In simple terms, it’s a common error we make in assessing likelihoods due to (a) over-emphasizing the rate of something within a group and (b) under-emphasizing how common that group is in the first place (i.e., the base rate).
For example, let’s say you see a chess set in a building with 1 avid chess player and 1000 other people. You might assume it belongs to the chess player, even though it’s more likely to belong to one of the others because there are so many of them – if only 1% of regular people own chess sets, there would likely be ~10 of them in a group of 1000, outnumbering the 1 chess player.
Sometimes also referred to as Base Rate Bias or Base Rate Neglect, this is a cognitive bias arising from the tendency to place too much emphasis on event-specific information, at the expense of relevant base rate information. Often this results in a sense of probabilities or rates that are very far from reality!
To understand what this means, let’s look at a few more examples:
Let’s say you are visiting the campus of a university with 60% business students, 30% law students, 5% computer science students, and 5% visual arts students. You see a student wearing glasses, a video game T-shirt, and a backpack with a Google logo, and is discussing tech companies with a friend. What do you think this student studies and how sure are you?
If you were pretty certain the student studied computer science, you likely fell for the Base Rate Fallacy. Although a much higher percentage of computer science students might fit this description, you may have overlooked the base rate – there are a lot more business students. Even assuming 80% of computer science students match this description and only 10% of business students do, 10% x 60% = 6% > 80% x 5% = 4%.
Kahneman’s Cab Driver Problem
Back in 1981, behavioral psychologist Daniel Kahneman designed a study to demonstrate the Base Rate Fallacy – now sometimes known as the “cab driver problem”:
There was a hit-and-run incident involving a cab. 85% of cabs in the city are green and 15% are blue. A witness said the cab was blue, and the court determined that the witness could reliably distinguish the colors about 80% of the time (and got it wrong the other 20%). What is the probability the cab was in fact blue?
If you thought the probability was somewhere around 80% (like many of the respondents in Kahneman’s study!), you likely fell for the Base Rate Fallacy.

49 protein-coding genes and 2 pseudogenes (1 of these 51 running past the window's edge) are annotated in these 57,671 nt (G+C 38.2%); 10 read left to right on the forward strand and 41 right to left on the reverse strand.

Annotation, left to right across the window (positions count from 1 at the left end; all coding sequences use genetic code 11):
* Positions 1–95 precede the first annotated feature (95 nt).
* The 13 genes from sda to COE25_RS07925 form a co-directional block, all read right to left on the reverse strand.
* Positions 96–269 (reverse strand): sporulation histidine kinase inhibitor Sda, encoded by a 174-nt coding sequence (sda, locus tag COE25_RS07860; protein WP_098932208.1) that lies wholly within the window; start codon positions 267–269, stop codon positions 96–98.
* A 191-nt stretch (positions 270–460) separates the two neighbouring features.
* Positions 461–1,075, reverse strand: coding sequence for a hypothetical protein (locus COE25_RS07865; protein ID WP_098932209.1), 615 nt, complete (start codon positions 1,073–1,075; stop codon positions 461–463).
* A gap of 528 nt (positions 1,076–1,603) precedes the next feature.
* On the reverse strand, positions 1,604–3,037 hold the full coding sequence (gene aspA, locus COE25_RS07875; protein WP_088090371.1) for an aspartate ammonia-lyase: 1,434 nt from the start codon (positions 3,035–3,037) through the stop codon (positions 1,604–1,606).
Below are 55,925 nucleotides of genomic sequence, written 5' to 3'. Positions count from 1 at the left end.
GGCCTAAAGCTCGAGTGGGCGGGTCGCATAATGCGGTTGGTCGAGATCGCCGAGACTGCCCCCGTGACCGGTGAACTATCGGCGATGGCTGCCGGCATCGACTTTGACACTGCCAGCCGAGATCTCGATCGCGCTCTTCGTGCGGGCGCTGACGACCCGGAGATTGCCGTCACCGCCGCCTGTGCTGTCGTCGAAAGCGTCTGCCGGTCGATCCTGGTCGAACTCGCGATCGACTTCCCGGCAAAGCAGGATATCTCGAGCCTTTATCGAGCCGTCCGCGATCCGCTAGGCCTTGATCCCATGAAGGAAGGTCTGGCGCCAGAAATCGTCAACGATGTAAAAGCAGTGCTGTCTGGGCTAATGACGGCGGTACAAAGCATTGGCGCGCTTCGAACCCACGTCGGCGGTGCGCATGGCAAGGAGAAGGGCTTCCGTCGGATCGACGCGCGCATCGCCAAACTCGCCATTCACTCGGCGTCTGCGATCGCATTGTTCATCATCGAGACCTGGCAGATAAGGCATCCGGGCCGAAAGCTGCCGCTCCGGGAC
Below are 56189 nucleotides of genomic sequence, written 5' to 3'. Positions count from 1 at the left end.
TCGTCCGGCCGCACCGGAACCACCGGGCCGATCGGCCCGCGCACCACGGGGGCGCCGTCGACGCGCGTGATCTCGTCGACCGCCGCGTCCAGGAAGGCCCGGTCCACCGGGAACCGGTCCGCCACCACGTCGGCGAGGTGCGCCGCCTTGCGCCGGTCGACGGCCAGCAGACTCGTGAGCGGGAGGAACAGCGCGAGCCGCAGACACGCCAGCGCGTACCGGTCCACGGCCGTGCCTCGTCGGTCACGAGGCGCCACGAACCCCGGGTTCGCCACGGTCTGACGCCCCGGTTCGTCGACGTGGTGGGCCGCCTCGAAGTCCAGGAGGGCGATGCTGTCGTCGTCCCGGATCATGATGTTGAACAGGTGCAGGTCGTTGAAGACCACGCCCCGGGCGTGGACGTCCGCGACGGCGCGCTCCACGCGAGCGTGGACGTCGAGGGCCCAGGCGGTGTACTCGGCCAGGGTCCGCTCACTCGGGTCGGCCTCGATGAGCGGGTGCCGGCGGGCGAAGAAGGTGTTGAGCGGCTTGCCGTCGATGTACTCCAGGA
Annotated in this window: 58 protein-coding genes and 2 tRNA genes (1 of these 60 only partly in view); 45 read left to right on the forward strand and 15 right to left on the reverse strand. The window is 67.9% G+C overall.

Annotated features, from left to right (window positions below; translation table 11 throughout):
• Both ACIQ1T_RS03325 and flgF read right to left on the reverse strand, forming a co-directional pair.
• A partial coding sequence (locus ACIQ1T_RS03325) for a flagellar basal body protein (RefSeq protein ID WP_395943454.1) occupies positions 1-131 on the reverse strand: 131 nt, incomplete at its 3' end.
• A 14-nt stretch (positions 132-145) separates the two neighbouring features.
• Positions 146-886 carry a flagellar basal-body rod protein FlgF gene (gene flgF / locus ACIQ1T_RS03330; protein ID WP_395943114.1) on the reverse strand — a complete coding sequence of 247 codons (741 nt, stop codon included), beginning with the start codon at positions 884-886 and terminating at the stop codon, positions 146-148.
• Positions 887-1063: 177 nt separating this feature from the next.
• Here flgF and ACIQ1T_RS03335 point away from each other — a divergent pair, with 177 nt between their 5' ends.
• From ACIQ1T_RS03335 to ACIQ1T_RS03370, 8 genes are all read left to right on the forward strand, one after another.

Although the witness was 80% sure the cab was blue, the witness was also much more likely to see a green cab in the first place, so you need to compare how likely they saw and correctly identified a blue cab (15% x 80%) vs. saw and incorrectly identified a green cab (85% x 20%) – which will give the correct probability of roughly 41%!
The False Positive Paradox results from a specific type of Base Rate Fallacy. First, let’s establish some terminology:
- A true positive is when something is flagged correctly – like correctly identifying a duck as a bird.
- A true negative is the opposite – like not identifying a rabbit as a bird.
- A false positive is when something is flagged incorrectly – like being falsely accused of cheating, or a spell-checker claiming there is a typo in a correctly spelled word.
- A false negative is failing to flag a case that should have been flagged – like the spell-checker not catching a misspelled word.
When a population has a very low incidence of a given condition, the true positive rate is often (much) lower than the false positive rate. If the false positive rate is low, you might greatly underestimate how common false positives are relative to true positives, because you overlooked the low incidence rate – the False Positive Paradox. Let’s try an example.
Example: Breathalyzer Test
A company develops a new breathalyzer test and claims it is super accurate: the test has a 100% chance of detecting a truly drunk person, and only a 5% chance of incorrectly indicating a non-drunk driver as drunk.
Let’s say 1 out of 1,000 drivers are actually drunk drivers. The police stop a bunch of random drivers and the breathalyzer test identifies a group of them as drunk drivers. What percentage of this group was actually drunk?
If you thought the probability was as high as 95%, you fell for the Base Rate Fallacy. In fact, the probability is only roughly 2%!
Let’s break it down: If 1,000 drivers are tested, there will be 1 actually drunk driver, who is 100% detected. However, there will be 999 non-drunk drivers, and the test will incorrectly indicate 5% of them as drunk, or roughly 50 drivers. So out of the 51 drivers labeled as drunk by the test, only 1 was actually drunk!
As you can see, falling for the Base Rate Fallacy can result in a some very misleading conclusions, with real-life consequences!
Brain Easer also features a few brainteasers in which this is relevant – be careful not to fall for the Base Rate Fallacy!